Former businessman finds self again through art

Mason Dupre

Speaks on mental health awareness, provide positive example for those battling

After climbing to the top of the world, Mason Dupre felt like anything but.

By the age of 25, Dupre had built a thriving, million-dollar clothing company, Woolly Threads. The Hahnville High School alumnus and Bayou Gauche native had a knack for business and a vision for marketing, and in a matter of a year a company that generated $24,000 in 2014 grew to $1.2 million in 2015.

But what people didn’t know when they saw the outgoing Dupre was he was going through a personal mental health struggle, a severe onset of bipolar disorder, that ultimately drove him away from the business world and, in his own words, cost him just about everything.

It was a hard fall, but it didn’t break him – and in the end, it may have helped him find himself. Dupre has left the business world to become an artist, and today marks the opening of his first major exhibition, to be held through June 20 at 3701 Magazine Street.

The theme of the show centers around rebirth, breaking through a dark patch and coming out of it on the other side, “and feeling life again,” he said. He hopes to use his new platform to speak about his battle with mental health and be an example of someone who did not let it conquer him, and emerged with a renewed hunger for life.

“I had a mental break (in 2016),” Dupre said. “I was unhealthy. I went through my onset with bipolar disorder and it happened to coincide with me having a very high-stress, high-functioning job with a lot of moving parts, employees to manage and the business end to take care of.”

He felt he needed to step back from his business for the sake of his health. But after leaving Woolly Threads, and taking some mental health time, he said he tried to rebound by returning to the business world.

“I kind of did what a lot of people tend to do and threw myself back into a familiar situation,” he said. “Try to do something I knew I could do and jumped into another high-performing, business atmosphere. That didn’t work out.”

This time, he understood he needed a change. He admits it wasn’t an easy process.

“It wasn’t an overnight thing,” he said. “I had to take time for myself and really decide what I wanted to do. It was a matter of coming to grips with what happiness and success looks like for me moving forward. The business thing didn’t work out, it was too stressful. I had to reevaluate.”

He found that while there were elements of the business world he had to get away from, there were also parts of it he could take with him to another career avenue: Dupre loves to create things, and especially things for others to enjoy.

A little less than two years ago, his path took him to art, walking some of the same footsteps his mother has as an artist herself. He began creating new work and developing different concepts and techniques.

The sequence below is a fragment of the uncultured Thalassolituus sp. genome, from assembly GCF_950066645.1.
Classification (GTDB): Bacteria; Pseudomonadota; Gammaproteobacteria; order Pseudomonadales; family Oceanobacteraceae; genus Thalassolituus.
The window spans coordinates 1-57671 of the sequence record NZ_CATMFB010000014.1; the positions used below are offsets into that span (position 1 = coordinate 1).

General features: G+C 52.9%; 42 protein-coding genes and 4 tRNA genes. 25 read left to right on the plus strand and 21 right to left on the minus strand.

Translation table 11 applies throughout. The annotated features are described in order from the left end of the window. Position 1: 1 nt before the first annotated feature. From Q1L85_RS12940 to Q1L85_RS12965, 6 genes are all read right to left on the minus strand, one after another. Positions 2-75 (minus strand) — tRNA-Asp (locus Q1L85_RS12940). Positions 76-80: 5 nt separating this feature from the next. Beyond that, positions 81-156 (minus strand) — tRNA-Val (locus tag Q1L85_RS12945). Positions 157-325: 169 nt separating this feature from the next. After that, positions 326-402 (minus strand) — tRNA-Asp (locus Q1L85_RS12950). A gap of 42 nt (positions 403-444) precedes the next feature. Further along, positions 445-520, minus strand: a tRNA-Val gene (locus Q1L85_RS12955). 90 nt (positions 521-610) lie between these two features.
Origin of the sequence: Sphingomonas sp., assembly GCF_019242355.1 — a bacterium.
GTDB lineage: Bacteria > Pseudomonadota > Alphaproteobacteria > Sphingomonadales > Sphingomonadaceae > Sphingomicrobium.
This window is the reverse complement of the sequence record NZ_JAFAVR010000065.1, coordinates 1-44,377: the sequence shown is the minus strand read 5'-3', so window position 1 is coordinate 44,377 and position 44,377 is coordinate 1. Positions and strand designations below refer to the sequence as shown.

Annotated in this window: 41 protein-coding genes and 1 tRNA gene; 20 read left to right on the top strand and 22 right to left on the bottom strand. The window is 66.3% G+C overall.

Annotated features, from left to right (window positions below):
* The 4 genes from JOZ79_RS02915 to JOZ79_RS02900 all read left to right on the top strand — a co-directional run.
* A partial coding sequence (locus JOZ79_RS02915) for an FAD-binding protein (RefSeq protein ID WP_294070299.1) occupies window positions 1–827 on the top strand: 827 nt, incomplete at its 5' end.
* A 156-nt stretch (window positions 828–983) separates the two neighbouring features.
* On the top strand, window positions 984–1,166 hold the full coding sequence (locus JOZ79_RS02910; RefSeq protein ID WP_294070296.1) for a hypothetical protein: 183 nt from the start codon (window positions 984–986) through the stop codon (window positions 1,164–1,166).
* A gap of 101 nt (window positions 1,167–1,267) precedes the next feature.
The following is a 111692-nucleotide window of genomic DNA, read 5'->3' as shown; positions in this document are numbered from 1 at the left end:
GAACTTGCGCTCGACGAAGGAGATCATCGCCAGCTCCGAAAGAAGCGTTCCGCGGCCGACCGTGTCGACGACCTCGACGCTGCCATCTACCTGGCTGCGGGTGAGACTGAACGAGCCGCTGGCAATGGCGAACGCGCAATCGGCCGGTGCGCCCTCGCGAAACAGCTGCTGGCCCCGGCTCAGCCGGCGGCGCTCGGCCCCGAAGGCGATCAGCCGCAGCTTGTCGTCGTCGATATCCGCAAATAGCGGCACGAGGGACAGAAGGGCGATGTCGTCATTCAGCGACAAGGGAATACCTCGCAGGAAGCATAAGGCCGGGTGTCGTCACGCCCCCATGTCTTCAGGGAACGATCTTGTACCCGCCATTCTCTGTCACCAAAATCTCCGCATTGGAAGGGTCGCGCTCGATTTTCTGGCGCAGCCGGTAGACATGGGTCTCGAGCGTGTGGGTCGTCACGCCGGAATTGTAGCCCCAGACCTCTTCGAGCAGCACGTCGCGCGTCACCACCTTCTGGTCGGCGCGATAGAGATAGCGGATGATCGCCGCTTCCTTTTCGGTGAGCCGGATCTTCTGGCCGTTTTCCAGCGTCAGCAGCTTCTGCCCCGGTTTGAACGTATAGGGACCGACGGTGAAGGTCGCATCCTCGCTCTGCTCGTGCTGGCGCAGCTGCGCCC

Through art, he found a means to express himself concerning his mental health struggle. While communicating his thoughts and feelings was rarely difficult for him in most respects throughout his life, this was different. He found it hard to verbalize his feelings, and he said part of that came down to fearing it would become a label upon him.

“It was something I struggled with from the beginning … that if I let people know what I was going through, they were going to be looking for it anytime things weren’t going well. And that wasn’t a good thing. For a lot of people, they had no idea what was happening, and because I have a lot of traits that go down the lines of what a manic person looks like, being high energy and things like that, they had no idea what was happening until it was too late,” Dupre said. “It doesn’t always look like sadness.”

“Art became a very natural outlet for me. I think I always had the capabilities, but it wasn’t something I had really explored.”

It’s something he explored in a roundabout way when he was still with Woolly Threads, where he would look through old magazines for advertisements run by successful companies, going back as far as the 1960s and 70s, and try to capture the smaller elements of what made those ads successful, be it a specific typeface or font shared among several.

This feels right for him.

“Making people think and making people laugh are my two highest priorities,” said Dupre, who said his upcoming show has been in the works for the past year, with cementing the venue representing what was the final major hurdle. “It’s something I think will be a totally immersive experience. For it to be here in New Orleans, just a couple blocks from my home and close to my friends and neighbors here, it’s really nice. To have a chance to make a mark in my community is something I’m really thankful for.”

Dupre spoke with pride on one of the works he’ll be displaying, depicting what it is like to wake up in a bad place and break through into a good day.

“That’s the basis of the show,” he said. “To break out into that other side, have that rebirth and feel life again – and to know you can be happy. That it’s something you not only deserve, but it’s possible. Those things all come into question through your journey … will this ever happen again, and how is it going to be?”

He’s broken away from the bad side and on the verge of his very best day in awhile: mere hours away from his first major show.

“It was tough. I won’t say I wish it happened, but in a way it’s a blessing. It’s allowed me to come to this place where I’m supposed to be.”

Admission is free from 11 a.m. to 5 p.m. Monday through Saturday and $10 per person on Friday, Saturday, and Sunday nights. Admission is charged on the weekends to ensure social distancing guidelines and proceeds will go toward the National Alliance on Mental Illness and local mental health initiatives, including We Help NOLA.


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